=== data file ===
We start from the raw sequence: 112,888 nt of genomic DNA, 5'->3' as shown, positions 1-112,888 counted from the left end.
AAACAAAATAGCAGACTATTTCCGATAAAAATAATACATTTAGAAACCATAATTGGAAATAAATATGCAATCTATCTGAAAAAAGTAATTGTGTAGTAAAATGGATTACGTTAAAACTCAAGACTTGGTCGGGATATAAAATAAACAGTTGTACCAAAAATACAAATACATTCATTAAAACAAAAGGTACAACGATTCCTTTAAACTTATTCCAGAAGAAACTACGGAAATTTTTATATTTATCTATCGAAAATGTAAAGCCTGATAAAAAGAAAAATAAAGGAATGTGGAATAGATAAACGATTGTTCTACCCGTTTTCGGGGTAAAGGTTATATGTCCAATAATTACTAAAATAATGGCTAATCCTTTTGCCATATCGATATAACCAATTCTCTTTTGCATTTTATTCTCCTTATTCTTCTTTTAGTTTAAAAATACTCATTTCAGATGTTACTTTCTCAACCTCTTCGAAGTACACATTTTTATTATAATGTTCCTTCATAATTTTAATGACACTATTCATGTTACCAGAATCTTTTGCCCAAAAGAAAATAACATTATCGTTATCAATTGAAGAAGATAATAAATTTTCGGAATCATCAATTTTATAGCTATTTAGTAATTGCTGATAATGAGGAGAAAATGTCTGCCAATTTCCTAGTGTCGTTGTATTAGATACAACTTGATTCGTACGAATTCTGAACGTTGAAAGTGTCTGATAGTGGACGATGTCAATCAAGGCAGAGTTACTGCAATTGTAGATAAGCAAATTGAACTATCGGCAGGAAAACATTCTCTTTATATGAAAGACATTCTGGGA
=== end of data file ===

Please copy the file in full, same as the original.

We start from the raw sequence: 112,888 nt of genomic DNA, 5'->3' as shown, positions 1-112,888 counted from the left end.
AAACAAAATAGCAGACTATTTCCGATAAAAATAATACATTTAGAAACCATAATTGGAAATAAATATGCAATCTATCTGAAAAAAGTAATTGTGTAGTAAAATGGATTACGTTAAAACTCAAGACTTGGTCGGGATATAAAATAAACAGTTGTACCAAAAATACAAATACATTCATTAAAACAAAAGGTACAACGATTCCTTTAAACTTATTCCAGAAGAAACTACGGAAATTTTTATATTTATCTATCGAAAATGTAAAGCCTGATAAAAAGAAAAATAAAGGAATGTGGAATAGATAAACGATTGTTCTACCCGTTTTCGGGGTAAAGGTTATATGTCCAATAATTACTAAAATAATGGCTAATCCTTTTGCCATATCGATATAACCAATTCTCTTTTGCATTTTATTCTCCTTATTCTTCTTTTAGTTTAAAAATACTCATTTCAGATGTTACTTTCTCAACCTCTTCGAAGTACACATTTTTATTATAATGTTCCTTCATAATTTTAATGACACTATTCATGTTACCAGAATCTTTTGCCCAAAAGAAAATAACATTATCGTTATCAATTGAAGAAGATAATAAATTTTCGGAATCATCAATTTTATAGCTATTTAGTAATTGCTGATAATGAGGAGAAAATGTCTGCCAATTTCCTAGTGTCGTTGTATTAGATACAACTTGATTCGTACGAATTCTGAACGTTGAAAGTGTCTGATAGTGGACGATGTCAATCAAGGCAGAGTTACTGCAATTGTAGATAAGCAAATTGAACTATCGGCAGGAAAACATTCTCTTTATATGAAAGACATTCTGGGA